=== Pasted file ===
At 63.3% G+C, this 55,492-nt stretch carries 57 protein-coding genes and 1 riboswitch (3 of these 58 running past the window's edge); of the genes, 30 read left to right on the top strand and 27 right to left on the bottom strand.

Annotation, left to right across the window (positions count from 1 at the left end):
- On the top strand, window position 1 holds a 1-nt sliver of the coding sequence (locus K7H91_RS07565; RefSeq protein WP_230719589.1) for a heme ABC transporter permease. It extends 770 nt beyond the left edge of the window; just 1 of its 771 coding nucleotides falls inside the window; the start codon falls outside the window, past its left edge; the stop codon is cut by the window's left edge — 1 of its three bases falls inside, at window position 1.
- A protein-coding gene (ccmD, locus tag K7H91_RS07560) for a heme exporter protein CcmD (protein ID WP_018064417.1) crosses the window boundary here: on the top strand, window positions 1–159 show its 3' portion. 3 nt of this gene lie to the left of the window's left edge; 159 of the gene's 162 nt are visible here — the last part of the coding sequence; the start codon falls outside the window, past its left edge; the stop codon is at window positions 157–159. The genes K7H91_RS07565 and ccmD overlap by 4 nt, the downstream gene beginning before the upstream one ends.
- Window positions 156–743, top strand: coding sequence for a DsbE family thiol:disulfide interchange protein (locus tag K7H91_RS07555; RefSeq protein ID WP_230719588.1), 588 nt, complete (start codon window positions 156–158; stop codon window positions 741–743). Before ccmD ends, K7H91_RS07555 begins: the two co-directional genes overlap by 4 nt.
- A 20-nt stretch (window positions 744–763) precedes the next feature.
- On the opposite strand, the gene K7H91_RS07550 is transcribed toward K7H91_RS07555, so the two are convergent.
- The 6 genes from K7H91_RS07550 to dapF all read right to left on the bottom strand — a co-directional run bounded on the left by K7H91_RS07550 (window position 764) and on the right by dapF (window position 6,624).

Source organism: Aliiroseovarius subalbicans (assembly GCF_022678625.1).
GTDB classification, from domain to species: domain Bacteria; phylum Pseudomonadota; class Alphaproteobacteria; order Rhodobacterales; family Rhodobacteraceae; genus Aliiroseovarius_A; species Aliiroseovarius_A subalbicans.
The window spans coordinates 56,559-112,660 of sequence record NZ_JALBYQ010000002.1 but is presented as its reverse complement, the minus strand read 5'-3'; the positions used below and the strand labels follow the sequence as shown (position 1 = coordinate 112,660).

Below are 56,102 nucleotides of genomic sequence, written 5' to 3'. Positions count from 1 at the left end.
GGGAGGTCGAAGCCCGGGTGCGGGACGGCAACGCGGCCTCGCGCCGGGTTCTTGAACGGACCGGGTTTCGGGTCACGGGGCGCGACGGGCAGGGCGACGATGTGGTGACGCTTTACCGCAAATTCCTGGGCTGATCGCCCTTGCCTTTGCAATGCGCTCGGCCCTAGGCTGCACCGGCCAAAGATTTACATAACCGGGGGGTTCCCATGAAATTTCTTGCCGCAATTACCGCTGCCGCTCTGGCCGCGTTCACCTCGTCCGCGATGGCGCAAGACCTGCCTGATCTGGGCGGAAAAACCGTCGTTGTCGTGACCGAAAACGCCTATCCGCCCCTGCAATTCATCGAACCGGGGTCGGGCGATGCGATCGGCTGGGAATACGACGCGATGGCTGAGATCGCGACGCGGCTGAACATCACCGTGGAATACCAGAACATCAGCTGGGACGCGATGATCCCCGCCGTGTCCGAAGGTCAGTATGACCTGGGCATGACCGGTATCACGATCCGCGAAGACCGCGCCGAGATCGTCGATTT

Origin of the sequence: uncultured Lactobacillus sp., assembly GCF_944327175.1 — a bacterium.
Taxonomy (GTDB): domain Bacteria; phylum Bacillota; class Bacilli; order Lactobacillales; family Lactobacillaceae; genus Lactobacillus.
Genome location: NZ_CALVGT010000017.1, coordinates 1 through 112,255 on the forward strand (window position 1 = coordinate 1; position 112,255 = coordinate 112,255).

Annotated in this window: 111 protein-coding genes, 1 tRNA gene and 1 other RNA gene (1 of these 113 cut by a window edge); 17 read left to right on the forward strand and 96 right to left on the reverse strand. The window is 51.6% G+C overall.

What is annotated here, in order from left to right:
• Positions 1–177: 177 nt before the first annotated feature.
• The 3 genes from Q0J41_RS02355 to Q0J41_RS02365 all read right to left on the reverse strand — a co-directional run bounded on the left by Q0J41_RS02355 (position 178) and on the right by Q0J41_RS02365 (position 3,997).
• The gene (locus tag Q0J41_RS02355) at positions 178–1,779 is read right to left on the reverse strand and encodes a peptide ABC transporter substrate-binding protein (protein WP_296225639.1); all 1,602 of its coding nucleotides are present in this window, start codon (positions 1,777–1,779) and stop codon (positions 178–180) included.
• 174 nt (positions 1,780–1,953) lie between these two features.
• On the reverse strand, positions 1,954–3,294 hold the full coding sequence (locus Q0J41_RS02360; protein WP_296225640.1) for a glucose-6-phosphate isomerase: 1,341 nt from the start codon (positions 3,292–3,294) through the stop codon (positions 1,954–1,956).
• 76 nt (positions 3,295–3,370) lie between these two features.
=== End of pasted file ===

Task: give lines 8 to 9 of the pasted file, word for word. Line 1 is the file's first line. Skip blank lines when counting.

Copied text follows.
- The 6 genes from K7H91_RS07550 to dapF all read right to left on the bottom strand — a co-directional run bounded on the left by K7H91_RS07550 (window position 764) and on the right by dapF (window position 6,624).

Source organism: Aliiroseovarius subalbicans (assembly GCF_022678625.1).